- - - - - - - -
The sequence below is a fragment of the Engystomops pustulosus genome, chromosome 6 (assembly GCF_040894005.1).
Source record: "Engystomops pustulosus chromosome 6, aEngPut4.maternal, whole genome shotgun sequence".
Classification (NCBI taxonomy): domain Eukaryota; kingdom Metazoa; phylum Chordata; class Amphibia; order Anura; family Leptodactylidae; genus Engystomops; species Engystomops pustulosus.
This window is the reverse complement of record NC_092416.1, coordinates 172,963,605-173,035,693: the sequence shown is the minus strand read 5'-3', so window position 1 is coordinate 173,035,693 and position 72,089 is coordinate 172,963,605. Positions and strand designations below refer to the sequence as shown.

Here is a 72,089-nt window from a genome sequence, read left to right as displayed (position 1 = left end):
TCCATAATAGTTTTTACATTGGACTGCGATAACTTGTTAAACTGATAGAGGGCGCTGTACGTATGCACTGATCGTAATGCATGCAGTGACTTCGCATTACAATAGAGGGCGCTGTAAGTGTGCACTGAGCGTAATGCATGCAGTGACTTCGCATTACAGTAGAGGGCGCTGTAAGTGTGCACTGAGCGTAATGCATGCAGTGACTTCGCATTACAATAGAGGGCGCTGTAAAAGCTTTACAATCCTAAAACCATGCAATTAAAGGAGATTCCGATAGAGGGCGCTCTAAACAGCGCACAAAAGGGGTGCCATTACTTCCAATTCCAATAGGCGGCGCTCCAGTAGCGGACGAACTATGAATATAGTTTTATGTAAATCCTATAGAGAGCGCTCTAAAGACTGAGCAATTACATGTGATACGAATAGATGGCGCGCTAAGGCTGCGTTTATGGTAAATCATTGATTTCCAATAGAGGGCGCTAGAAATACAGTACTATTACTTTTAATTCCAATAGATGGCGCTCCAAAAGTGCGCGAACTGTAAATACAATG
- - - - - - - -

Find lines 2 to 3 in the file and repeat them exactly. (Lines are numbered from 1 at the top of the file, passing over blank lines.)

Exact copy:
Source record: "Engystomops pustulosus chromosome 6, aEngPut4.maternal, whole genome shotgun sequence".
Classification (NCBI taxonomy): domain Eukaryota; kingdom Metazoa; phylum Chordata; class Amphibia; order Anura; family Leptodactylidae; genus Engystomops; species Engystomops pustulosus.